Affiliation Valley Improvement Projects
By Courtney Gonzales and Jennifer Miller Download PDF: VIP.pdf
In 1975, the United Farm Workers march to a large winery in Modesto energized the successful push for laws to protect farmworkers’ rights. More than 30 years later, Modesto-based Valley Improvement Projects (VIP) is carrying on the area’s history of fighting for social and environmental justice. VIP has a vision of sustainable communities with clean air, water, and soil, powered by renewable energy.
Located in California’s San Joaquin Valley, Modesto has long grappled with some of the worst air quality in the nation, and faces ongoing struggles over water access and rights. Climate change makes a bad situation worse when warming temperatures, acting on air pollutants, create yet more smog. And California’s now several year drought has made less water available for any use, leaving fields fallow and many of the poorest communities without drinking water. In addition, current business and development trends in the Modesto region emphasize sprawl, commuter economies and truck transport, further increasing greenhouse gas emissions and other air pollution.
Recognizing the impact of these environmental harms on poor communities and communities of color, in 2012 Emiliano Mataka, Bianca Lopez, Thomas Helme and Adam Brazil formed Valley Improvement Projects to improve quality of life for marginalized residents of the Valley. VIP advocates for smart growth, alternative transportation, clean water, and better air quality — all issues that are linked to climate change, and that are essential to a better quality of life for Valley residents. In 2013 VIP went on to establish its Community Center for Social and Environmental Justice, offering services including computer and phone access; meeting space; a bicycle workshop; a library; clothes and food collection and distribution; and youth tutoring and art activities. The founders envision the center as a place for underrepresented people to learn, assemble and organize.
VIP works to address the root causes of pollution and climate change. Their 5 Point Platform includes pushing for environmental justice and public health by emphasizing natural, sustainable agricultural and environmental practices. It emphasizes empowering and serving “the underrepresented and marginalized,” including youth and diverse community members, those without stable living conditions, and tenants and workers. Ensuring accountability from law enforcement, prison and immigration systems is also a key pillar of their work.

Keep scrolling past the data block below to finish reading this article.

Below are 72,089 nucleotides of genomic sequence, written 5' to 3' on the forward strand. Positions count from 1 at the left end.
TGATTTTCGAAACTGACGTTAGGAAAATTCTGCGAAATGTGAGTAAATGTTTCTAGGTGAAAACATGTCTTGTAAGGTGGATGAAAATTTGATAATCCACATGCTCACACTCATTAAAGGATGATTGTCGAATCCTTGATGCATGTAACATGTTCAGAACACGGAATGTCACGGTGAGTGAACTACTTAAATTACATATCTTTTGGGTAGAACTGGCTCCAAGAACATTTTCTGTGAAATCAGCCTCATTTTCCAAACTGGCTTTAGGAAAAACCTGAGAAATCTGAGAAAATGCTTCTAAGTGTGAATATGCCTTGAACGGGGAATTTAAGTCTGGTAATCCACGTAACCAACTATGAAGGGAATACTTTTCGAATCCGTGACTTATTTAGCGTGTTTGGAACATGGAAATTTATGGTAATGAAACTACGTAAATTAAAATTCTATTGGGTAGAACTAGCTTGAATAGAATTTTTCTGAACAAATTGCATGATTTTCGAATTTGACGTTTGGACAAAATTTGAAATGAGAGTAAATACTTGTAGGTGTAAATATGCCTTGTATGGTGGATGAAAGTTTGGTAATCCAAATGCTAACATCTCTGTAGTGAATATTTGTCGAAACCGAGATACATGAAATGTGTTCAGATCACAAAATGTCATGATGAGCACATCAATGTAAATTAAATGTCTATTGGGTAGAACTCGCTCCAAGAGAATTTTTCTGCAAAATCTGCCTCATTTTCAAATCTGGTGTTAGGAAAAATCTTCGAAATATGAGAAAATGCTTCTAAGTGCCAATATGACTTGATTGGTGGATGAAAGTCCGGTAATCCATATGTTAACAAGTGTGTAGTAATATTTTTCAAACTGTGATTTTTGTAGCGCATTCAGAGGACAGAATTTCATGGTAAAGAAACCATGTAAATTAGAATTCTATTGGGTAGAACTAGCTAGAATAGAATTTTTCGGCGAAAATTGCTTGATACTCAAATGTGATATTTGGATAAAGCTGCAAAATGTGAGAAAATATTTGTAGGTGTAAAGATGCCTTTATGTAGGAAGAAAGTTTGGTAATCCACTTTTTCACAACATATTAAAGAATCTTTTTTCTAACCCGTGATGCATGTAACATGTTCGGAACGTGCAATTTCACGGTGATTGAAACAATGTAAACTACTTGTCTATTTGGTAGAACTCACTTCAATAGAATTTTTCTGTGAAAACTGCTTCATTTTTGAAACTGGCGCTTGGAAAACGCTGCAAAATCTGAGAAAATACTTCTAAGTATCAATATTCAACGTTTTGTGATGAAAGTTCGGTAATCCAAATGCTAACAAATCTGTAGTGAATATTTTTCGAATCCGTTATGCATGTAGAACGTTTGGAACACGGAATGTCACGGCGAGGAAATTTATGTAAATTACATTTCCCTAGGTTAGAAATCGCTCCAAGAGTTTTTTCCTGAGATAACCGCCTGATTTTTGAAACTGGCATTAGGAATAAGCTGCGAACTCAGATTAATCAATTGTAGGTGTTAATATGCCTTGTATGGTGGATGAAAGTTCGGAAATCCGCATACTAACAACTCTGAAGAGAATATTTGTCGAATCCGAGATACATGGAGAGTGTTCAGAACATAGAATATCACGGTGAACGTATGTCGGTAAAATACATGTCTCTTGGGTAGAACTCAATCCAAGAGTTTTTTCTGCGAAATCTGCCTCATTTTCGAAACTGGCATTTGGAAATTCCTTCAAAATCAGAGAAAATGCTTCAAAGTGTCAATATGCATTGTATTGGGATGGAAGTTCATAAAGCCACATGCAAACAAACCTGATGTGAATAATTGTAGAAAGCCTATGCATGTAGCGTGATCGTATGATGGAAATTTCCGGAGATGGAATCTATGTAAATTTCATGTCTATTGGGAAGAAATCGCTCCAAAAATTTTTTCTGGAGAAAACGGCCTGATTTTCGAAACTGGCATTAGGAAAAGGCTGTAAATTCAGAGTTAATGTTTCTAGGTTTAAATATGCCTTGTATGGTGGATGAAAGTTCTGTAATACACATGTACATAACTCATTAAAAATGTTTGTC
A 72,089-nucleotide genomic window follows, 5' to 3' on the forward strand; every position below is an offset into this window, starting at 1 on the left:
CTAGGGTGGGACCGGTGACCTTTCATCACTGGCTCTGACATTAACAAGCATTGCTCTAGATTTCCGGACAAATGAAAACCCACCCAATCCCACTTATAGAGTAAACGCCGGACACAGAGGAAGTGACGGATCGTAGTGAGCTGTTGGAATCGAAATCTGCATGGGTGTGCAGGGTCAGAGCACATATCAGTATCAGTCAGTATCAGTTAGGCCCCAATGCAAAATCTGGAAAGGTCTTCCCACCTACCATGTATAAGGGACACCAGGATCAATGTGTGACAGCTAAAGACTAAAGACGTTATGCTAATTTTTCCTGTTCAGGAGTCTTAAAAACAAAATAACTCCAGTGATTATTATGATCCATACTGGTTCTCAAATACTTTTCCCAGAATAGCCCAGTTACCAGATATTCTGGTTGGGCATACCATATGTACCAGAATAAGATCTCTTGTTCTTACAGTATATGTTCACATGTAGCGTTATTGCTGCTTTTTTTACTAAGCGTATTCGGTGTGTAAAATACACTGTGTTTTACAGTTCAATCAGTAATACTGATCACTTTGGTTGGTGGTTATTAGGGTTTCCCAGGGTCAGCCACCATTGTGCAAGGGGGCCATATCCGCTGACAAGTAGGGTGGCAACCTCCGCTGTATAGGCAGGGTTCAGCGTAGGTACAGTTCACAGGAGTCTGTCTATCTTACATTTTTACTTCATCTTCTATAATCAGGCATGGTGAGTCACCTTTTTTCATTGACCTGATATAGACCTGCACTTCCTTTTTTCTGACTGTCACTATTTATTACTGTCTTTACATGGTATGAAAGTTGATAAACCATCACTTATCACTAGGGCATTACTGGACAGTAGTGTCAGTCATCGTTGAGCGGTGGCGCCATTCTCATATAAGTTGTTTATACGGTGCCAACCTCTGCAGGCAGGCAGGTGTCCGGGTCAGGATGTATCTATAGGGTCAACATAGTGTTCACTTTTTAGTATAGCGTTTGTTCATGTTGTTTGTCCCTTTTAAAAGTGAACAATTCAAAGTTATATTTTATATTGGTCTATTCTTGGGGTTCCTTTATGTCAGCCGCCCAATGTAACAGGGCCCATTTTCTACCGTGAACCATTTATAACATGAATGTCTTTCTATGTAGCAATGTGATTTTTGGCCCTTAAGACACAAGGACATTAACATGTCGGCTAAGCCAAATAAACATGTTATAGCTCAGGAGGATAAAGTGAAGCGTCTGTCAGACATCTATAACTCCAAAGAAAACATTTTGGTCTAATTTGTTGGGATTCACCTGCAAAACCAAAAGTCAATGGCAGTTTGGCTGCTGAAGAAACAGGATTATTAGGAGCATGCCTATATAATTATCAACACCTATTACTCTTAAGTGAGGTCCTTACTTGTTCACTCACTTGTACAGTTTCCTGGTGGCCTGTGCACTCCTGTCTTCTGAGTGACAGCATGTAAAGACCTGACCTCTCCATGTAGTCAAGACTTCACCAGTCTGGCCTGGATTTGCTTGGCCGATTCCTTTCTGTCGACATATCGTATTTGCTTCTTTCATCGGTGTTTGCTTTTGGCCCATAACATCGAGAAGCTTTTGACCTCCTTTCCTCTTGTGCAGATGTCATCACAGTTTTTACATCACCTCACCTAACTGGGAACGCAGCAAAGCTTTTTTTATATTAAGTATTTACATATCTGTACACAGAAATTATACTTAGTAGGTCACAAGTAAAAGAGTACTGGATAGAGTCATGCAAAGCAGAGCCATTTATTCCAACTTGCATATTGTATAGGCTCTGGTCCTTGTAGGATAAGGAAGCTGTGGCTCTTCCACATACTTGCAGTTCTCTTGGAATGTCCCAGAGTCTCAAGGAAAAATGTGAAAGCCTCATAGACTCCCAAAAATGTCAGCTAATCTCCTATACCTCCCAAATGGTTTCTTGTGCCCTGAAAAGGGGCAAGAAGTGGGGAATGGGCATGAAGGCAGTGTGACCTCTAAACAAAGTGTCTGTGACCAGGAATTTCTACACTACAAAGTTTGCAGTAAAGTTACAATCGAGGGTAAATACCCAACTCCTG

True to its organizing focus, VIP collaborates with a wide range of environmental justice organizations and movements locally, statewide and at the national level addressing clean air, water, and soil as well as efficient, “green” community development and transportation. Key partners include the Central Valley Air Quality Coalition, California Cleaner Freight Coalition, Central California Environmental Justice Network, Greenaction for Health & Environmental Justice, Catholic Charities, California Environmental Justice Coalition, and the Peace and Life Center.
VIP’s motto is “Working with the community to improve the community,” and they know that their vision can only be achieved by building a critical mass of empowered people from the community, united in the fight for environmental and social justice and equality. This means nurturing a culture of involvement and awareness. VIP members attend public/governmental meetings, assist community members with resources and information, and hold educational workshops. VIP is actively involved in the anti-Keystone XL Pipeline movement, the anti-Monsanto movement, and the anti-fracking movement. In February of 2015 the power of organizing brought VIP members together with 8000 people from across the state, at an Oakland March for Climate Leadership demanding that the governor address fracking. Building on a decades-long history in Modesto of organizing and activism, VIP is working for people-powered change to improve the environment for health in the Valley.
For more information:
Valley Improvement Projects: valleyimprovementprojects.org, email@example.com
Courtney Gonzales is a Communication Specialist with the Community Food and Justice Coalition. Jennifer Miller is a Senior Researcher with the Public Health Institute.